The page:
Special to The Courier

Four generations of mountain turkey hunters: On porch, from left, are author, author’s great uncle Charle Cloer and author’s father Carl T. Cloer Sr. In front is author’s son, Carl T. Cloer III.

A farewell hunt

Editor’s Note: This is the second half of a two-part reflection on five generations of turkey hunting by Courier contributor Dr. Thomas Cloer Jr.

Sounds of an old gun

ou’ll have to carry my gun and cushion. I couldn’t pull a greasy string out of a cat’s rear,” Dad complained as I met him for the last hunt.

“Of course I’ll carry your gun and cushion. I’ll carry you if I have to,” I said with a bravado that served to obscure my fears. I knew Dad had just gone back to see the doctor.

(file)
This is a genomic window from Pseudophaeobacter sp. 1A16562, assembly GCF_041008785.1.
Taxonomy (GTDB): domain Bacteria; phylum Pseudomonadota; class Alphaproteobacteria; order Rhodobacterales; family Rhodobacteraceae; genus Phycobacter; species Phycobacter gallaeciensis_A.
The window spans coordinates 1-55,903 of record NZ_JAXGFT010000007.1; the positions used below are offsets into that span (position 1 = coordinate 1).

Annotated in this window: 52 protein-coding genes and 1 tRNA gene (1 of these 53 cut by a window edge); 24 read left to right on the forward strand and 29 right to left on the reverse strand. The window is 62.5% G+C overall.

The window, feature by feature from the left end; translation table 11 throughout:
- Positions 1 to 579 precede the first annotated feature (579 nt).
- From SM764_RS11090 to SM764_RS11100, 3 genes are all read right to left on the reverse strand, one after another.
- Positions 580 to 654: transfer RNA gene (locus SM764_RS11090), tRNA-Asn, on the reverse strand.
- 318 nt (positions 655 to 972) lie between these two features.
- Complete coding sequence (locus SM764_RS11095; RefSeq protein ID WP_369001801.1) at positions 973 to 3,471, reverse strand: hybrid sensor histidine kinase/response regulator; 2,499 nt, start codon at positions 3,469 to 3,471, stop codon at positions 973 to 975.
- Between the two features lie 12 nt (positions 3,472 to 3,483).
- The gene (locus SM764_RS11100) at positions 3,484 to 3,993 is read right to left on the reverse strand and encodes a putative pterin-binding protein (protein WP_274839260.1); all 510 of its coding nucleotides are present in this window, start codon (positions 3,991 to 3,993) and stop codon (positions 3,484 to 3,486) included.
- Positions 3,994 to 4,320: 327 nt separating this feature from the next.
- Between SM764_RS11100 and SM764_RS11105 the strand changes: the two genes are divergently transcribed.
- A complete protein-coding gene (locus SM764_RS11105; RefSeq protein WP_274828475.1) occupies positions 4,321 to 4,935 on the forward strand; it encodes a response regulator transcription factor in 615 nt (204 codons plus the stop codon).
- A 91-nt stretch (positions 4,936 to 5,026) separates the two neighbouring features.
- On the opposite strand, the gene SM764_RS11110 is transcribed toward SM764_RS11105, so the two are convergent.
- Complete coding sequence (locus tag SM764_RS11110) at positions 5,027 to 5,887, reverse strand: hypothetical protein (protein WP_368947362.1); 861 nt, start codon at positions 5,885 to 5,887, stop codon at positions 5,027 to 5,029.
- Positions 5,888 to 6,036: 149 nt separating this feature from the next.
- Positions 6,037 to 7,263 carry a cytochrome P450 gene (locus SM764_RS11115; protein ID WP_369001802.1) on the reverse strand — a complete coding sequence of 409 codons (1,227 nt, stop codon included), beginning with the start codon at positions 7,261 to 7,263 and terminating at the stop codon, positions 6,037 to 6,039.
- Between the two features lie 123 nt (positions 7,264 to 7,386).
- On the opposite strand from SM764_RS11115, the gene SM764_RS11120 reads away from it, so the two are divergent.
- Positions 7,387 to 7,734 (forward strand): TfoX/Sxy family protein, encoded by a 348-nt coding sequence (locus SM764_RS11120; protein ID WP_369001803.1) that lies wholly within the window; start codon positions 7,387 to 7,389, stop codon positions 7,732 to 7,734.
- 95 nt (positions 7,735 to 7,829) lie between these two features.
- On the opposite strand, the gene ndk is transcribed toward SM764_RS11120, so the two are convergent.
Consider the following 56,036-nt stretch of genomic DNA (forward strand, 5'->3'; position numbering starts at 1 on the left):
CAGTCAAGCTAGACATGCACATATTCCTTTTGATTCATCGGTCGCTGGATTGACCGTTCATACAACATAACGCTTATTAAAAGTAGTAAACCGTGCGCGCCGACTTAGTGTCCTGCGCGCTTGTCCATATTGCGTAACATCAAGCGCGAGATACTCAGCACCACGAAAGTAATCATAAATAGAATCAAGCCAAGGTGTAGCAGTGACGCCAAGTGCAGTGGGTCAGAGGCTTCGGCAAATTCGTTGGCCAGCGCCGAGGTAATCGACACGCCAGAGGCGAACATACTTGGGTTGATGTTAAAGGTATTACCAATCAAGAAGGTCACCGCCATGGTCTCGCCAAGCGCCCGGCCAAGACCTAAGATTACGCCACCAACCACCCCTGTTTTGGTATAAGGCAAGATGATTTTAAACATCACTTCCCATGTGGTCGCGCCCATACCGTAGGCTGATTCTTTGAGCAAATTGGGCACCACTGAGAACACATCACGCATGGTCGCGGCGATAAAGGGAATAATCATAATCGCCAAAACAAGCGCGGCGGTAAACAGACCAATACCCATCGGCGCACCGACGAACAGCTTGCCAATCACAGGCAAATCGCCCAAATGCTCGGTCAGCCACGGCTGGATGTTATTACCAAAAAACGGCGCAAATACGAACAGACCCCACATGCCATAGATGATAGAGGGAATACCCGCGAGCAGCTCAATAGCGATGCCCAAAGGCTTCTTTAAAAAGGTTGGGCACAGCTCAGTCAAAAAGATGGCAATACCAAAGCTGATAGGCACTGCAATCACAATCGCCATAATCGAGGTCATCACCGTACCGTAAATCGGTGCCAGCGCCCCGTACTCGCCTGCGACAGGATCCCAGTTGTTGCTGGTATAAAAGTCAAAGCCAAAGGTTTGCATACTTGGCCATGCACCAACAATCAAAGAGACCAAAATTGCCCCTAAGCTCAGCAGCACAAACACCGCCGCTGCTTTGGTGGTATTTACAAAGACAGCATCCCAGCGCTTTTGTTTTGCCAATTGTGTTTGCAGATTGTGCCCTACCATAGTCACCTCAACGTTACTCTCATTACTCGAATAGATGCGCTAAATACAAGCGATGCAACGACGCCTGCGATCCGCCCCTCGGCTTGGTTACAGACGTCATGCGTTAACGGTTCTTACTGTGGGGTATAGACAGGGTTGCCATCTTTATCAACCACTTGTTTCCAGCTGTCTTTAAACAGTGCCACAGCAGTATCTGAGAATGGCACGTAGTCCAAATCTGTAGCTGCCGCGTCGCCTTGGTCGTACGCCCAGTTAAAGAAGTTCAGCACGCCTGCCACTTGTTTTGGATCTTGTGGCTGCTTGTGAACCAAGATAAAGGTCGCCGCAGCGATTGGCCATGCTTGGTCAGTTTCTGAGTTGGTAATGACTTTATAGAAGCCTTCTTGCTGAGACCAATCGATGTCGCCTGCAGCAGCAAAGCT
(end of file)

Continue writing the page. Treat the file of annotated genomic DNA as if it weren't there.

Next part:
The author’s father, Carl T. Cloer Sr., with a huge gobbler bagged just prior to his death.

The author’s father, Carl T. Cloer Sr., with a huge gobbler bagged just prior to his death.

“What did the doctor say about the kidney?” I queried.

“He said it was malignant son, and I have to go back for them to keep checking to see if it spread.”

“They probably got it all,” I said. “You will likely outlive me.”

The morning looked threatening as we left in our four-wheel-drive vehicle, three hours before daybreak. Dad never liked to go into the woods at first gobbling time. He wanted to first sit in the vehicle and sip coffee, and then be in place and be ready long before the first little wren awakened.

“It looks like it might rain Dad. You got your raincoat?” I asked.

“I got it, Tom. This cool air goes through me like a dose of salts through a widow woman,” he said. “I can’t take anything, old hunting buddy. You would get more help bagging a gobbler on these old rough ridges today from a little child hunting companion than from me.”